LONDON The cartoon about the Beatles, “Yellow Submarine” is a watershed movie that could change the pictorial content of all movies and the style of cartoons for all time
Full of puns, (Ringo, rescued by the U.S. Cavalry after being chased by Indians, describes his adventure as “arrowing”), pictorial tricks (clouds patterned like Mexican blankets), thought-provoking jokes (vicious dog with four heads, all pulling different ways) it is a melange of all the commercial and pop art tricks of the past decade.
It’s a kind of Disney-ish Alice in Wonderland for heads—there’s even a stretch of territory called the “Headlands”—with a thin plot that can be easily illustrated: a gang of baddies that take all the color out of life (and the film). One 60-second segment, demonstrating how slowly time goes, fills the screen with sixty one-second images one after another, ah brilliant, and each one a separate gag in itself.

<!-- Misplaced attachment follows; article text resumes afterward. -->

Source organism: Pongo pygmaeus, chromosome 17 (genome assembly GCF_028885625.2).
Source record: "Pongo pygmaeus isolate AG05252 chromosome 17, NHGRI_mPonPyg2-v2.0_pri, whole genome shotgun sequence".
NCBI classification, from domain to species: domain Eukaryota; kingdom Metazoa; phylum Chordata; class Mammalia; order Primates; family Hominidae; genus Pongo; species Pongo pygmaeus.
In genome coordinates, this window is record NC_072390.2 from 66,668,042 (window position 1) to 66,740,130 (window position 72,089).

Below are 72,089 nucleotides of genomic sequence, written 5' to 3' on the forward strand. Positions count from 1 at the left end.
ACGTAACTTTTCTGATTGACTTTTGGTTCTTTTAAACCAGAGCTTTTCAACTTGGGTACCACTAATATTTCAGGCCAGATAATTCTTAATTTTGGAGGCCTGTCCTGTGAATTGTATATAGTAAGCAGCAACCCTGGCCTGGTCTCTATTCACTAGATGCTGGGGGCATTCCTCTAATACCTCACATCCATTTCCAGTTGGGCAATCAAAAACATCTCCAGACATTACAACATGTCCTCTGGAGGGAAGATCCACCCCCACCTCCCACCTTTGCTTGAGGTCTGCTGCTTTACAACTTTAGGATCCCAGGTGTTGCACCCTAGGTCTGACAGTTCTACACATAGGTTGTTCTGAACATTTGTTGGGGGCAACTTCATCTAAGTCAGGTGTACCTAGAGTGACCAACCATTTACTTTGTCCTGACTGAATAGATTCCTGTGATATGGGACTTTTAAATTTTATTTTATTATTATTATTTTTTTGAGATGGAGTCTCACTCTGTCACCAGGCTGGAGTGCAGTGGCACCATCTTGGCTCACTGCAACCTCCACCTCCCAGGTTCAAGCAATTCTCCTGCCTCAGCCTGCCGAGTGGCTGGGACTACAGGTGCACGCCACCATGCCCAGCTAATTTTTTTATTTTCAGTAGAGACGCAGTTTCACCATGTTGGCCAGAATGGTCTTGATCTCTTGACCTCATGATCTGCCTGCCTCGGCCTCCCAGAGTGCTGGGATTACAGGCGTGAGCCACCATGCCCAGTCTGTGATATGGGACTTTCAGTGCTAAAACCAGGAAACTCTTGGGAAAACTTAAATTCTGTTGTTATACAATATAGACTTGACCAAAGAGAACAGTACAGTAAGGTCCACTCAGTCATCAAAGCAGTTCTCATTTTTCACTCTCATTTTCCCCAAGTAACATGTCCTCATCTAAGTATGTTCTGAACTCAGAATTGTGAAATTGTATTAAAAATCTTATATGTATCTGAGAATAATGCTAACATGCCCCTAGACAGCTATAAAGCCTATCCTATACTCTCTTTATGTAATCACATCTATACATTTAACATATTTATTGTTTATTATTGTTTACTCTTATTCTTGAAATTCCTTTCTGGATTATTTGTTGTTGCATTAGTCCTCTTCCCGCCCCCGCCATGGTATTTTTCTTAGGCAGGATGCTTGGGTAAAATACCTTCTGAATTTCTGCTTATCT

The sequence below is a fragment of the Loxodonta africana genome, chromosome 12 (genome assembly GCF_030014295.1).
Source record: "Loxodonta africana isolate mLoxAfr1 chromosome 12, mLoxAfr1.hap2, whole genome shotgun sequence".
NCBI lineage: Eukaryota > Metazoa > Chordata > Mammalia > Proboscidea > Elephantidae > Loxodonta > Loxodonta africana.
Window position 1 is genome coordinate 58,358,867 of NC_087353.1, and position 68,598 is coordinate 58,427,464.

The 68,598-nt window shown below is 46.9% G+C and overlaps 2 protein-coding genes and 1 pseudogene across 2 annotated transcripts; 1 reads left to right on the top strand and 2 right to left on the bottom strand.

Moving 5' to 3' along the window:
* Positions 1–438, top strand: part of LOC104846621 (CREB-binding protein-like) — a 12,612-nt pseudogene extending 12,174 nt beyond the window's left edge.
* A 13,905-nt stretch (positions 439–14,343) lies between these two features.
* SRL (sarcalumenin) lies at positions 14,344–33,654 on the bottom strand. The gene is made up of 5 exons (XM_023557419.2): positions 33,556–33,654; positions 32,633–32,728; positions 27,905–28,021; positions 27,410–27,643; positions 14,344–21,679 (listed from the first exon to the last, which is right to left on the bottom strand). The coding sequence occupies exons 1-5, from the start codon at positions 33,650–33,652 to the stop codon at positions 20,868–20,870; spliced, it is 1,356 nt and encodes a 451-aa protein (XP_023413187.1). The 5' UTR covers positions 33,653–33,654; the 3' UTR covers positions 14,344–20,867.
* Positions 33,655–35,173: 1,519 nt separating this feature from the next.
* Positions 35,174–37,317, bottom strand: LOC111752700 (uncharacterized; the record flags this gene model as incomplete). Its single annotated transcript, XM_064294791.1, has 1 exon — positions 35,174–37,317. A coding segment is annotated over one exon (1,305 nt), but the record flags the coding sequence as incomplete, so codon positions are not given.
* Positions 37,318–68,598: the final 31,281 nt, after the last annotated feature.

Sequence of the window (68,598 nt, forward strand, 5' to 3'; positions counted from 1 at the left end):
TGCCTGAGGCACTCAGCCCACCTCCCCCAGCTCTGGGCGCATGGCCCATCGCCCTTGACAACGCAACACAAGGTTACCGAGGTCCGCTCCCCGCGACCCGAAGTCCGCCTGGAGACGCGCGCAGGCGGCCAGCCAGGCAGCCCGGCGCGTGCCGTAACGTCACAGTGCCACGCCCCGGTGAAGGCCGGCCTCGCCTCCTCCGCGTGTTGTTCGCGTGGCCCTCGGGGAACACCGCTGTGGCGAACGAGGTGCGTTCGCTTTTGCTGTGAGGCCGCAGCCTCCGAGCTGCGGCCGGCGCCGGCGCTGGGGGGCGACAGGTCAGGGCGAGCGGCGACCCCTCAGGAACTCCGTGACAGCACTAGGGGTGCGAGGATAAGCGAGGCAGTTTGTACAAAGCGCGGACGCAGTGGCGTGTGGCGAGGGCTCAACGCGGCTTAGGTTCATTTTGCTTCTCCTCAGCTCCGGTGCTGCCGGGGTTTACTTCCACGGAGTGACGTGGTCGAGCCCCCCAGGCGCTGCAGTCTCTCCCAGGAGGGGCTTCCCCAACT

The film deals with time and space dimensions, art nouveaux, a world somewhat like Hieronymus Bosch, slapstick, and color visuals, constantly changing direction and form, sometimes in the obvious way of animals and objects changing color as they move, sometimes a more subtle type of lightshow.
It’s poetry in film that far surpasses the poetry of “Nowhere Man”—one of its cast—who explains: “If I spoke prose you’d all find out I don’t know what I talk about.”